Buzz Aldrin, the second man to walk on the moon – Neil Armstrong was the first, in 1969 – has a new mission: to settle planet Mars with people by 2040.
He teamed up with the Florida Institute of Technology to create a “master plan” for colonization within the next 25 years, the Guardian reported.
Aldrin’s role will be as research professor of aeronautics and senior faculty adviser. And his hope is for NASA to accept the master plan and work toward reaching its objectives. Already, NASA is trying to launch astronauts to Mars by the mid-2030s.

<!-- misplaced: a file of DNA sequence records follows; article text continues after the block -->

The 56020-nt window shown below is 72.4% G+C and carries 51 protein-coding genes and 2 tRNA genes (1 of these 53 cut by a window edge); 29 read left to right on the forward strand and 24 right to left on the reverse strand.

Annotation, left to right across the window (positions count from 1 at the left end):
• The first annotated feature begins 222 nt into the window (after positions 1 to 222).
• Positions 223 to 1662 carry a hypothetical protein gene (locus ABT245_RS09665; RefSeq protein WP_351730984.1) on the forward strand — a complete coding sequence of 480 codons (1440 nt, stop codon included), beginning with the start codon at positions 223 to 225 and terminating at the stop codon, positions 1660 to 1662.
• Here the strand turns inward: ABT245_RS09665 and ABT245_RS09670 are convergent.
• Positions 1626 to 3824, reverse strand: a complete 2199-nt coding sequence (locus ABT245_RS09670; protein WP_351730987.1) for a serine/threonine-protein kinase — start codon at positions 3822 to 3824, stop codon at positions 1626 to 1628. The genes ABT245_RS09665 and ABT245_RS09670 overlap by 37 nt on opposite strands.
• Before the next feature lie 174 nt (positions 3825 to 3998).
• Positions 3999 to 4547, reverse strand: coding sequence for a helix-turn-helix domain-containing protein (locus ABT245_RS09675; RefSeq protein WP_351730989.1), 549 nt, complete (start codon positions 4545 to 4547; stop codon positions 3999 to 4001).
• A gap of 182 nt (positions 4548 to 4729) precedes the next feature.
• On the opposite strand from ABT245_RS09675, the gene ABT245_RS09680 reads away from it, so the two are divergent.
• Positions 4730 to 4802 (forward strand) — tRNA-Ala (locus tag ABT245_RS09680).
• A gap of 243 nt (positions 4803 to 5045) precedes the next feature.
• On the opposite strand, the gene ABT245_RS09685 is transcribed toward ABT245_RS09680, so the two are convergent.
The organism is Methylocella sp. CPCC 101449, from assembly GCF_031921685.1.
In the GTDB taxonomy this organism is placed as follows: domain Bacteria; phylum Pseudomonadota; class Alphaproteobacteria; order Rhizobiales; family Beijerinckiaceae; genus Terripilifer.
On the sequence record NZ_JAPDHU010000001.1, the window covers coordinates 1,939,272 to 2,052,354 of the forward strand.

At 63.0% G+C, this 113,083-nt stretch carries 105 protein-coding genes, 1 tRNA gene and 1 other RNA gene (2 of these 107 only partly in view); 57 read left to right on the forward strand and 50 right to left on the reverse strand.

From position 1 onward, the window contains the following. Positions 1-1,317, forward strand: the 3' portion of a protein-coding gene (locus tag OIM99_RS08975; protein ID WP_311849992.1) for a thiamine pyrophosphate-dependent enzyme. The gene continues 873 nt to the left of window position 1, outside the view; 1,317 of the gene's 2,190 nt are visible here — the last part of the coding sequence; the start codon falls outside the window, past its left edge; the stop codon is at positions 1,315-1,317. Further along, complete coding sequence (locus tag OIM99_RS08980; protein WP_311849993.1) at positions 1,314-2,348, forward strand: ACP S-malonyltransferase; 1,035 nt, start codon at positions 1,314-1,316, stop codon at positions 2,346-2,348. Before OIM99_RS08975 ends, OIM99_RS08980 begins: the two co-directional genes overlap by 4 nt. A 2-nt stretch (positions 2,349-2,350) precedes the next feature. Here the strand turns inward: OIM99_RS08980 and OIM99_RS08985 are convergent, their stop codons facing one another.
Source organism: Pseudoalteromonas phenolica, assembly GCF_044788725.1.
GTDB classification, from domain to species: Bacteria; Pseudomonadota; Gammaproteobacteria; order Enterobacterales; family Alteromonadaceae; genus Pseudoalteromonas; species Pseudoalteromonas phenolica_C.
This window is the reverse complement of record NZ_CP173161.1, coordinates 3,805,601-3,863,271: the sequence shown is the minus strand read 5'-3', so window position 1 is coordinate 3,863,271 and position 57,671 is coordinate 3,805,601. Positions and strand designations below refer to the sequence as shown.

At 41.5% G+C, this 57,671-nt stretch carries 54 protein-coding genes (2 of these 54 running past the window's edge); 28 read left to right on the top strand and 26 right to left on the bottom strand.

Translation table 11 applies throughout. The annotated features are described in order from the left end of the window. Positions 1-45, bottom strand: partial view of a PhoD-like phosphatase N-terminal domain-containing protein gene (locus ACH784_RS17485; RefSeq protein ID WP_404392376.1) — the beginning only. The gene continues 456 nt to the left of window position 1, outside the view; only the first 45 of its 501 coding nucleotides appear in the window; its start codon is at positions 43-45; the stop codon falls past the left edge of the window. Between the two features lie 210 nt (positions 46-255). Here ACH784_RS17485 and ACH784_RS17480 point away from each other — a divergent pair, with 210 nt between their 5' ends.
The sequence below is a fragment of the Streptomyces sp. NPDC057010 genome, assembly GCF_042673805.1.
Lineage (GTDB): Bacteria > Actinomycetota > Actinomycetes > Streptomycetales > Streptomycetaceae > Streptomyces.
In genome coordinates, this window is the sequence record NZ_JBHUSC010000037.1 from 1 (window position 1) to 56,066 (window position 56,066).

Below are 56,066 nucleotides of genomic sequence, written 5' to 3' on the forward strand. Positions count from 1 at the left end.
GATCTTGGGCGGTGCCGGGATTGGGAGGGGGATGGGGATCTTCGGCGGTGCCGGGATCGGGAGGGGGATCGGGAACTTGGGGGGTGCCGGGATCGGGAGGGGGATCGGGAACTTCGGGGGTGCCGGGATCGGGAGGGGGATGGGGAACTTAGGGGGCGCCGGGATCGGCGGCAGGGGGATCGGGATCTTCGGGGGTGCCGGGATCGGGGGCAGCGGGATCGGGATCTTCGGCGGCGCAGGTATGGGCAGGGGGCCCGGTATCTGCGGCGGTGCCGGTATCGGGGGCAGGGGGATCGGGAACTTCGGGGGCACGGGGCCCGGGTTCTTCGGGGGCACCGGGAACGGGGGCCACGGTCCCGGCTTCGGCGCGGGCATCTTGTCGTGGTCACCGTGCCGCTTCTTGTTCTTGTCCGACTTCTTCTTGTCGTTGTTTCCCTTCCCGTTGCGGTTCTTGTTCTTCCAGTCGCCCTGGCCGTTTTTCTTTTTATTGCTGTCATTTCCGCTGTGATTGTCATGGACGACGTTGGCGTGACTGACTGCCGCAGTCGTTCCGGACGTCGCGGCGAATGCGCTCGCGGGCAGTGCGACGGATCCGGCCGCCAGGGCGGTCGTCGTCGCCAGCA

Aldrin, 85, who’s going to open the Buzz Aldrin Space Institute in the coming weeks, likened his Mars mission hopes to the founding of America.
“The Pilgrims on the Mayflower came here to live and stay,” he said, the Guardian reported. “They didn’t wait around Plymouth Rock for the return trip and neither will people building up a population and a settlement [on Mars.]”
Two other astronauts have joined the Florida institute to press for Mars settlement: Winston Scott and Sam Durrance.
Aldrin was with Armstrong on the Apollo 11 flight to the moon in July 1969, along with Michael Collins. Armstrong was the first to step on the moon; Aldrin followed him a short time later to explore, snap photographs and collect samples.